Friday, October 1, 2010

Where No One Profits

As a rule, I don’t watch many Senate Committee hearings, but I felt compelled to take a peek at yesterday’s “The Federal Investment in For-Profit Education: Are Students Succeeding?” hearing.  I needed to see what someone looked like talking with his head so firmly lodged in a dark, dark place.  Oddly, Senator Tom Harkin looked normal—in his element, almost—as he decried the federal investment in for-profit colleges.  I could only withstand eleven of the 160 minutes.
In that eleven minutes, however, I managed to catch some of his interesting ass-talking:
“As we have seen in recent months, this is very wealthy and powerful industry. It has spent a small fortune on full-page ads in major newspapers, drawing attention to its schools.”
“[P]owerful industry,” seems reason enough to hold three major Senate hearings and threaten new regulations based on unquantifiable student outcome.
“The for-profit colleges have made the federal government their free-money spigot.”
“[C]olleges . . . made . . . government,” transparent reversal of the responsibility for misappropriated federal funds and an unwitting acknowledgment of how government funding is manipulated by special interest groups.
And, my personal favorite, when the Senator almost manages a look of shock and incredulity upon hearing that two basketball players in his home state have taken out student loans totaling $40,000 and $50,000:
“Think about these kids.  Even if they are lucky enough to graduate, what kind of jobs are they going to get to payback that kind of debt?”
In what world does this man live?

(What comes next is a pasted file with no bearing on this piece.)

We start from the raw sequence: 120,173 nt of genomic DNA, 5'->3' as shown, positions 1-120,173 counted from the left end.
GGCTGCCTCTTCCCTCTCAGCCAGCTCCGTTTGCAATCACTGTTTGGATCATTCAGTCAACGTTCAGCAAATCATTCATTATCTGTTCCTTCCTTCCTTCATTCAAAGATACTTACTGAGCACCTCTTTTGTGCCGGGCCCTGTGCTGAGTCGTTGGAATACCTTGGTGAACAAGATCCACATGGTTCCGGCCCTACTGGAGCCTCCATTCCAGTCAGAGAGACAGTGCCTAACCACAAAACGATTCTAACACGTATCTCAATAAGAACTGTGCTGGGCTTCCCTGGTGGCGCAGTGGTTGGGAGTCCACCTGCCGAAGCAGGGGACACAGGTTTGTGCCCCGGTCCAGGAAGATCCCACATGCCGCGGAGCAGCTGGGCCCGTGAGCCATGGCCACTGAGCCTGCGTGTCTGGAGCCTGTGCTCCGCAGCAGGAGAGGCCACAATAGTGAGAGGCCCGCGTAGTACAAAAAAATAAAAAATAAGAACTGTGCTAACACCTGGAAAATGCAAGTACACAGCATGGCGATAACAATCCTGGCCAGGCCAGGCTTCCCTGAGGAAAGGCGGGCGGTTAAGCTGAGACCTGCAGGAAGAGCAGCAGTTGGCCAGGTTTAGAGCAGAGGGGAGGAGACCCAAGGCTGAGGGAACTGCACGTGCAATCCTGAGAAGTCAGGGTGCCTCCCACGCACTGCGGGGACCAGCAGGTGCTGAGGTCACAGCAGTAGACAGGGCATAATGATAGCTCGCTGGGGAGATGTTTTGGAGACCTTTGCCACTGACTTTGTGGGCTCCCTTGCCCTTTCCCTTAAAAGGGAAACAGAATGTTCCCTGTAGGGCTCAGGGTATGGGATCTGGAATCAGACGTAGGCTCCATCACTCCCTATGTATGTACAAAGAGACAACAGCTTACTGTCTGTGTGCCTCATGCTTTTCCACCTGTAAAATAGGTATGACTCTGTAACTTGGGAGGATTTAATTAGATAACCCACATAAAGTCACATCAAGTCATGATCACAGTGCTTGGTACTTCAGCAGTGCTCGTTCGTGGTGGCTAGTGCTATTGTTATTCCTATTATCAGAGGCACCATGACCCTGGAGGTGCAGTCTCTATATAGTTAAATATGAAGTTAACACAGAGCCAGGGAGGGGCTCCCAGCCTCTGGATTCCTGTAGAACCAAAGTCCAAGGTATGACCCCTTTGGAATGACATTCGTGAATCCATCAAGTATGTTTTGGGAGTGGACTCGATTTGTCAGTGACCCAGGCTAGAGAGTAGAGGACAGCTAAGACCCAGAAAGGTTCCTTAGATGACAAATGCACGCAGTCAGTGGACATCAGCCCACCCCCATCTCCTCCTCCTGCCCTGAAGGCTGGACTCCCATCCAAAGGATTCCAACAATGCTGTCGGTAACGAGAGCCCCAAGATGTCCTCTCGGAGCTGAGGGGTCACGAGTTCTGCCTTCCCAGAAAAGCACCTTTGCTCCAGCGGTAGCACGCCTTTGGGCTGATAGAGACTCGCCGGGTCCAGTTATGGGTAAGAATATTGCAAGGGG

Does he know that right now the federal debt in this country is over $42,000, per person (and much, much more by some calculations)?  Unlike which course of education one chooses to pursue, no one had a choice regarding government debt and our political leaders have done an excellent job in making the National Debt sound like the boogey-man of budget hawks rather than an actual, ever-increasing liability held by each citizen of this country.  
Actual instances of fraud must be prosecuted; there is literally no need to make a federal case out of it. Unless, of course, there is something else to be gained.
These sanctimonious power-lusting bastards, Democrat and Republican alike, are a result of our country’s obscenely apologetic attitude toward economic power and perverse reliance on the political power of enforced economic egalitarianism. More than happy to sustain that latter power through their “misleading, deceptive, overly-aggressive, and fraudulent practices,” our political leaders manage to maintain an institutional hatred of profit as near to a religious condemnation as possible and an unquestioned appearance of being the good guys.

Like the frog who sits calmly in the pot of water while it is slowly heated to a boil, have we been too complacent in our cozy pots to recognize our own impending destruction by a government determined to turn the heat to high? This tremendous social institution, founded by men steeped in the principles of the Enlightenment, designed to protect our individual rights, has slowly become the overlord that blunts the development of, and restricts the use of, man's mind.


If you wish to follow the condemnation of for-profit colleges, Inside Higher Ed does a good job of reporting on the movements within the effort.

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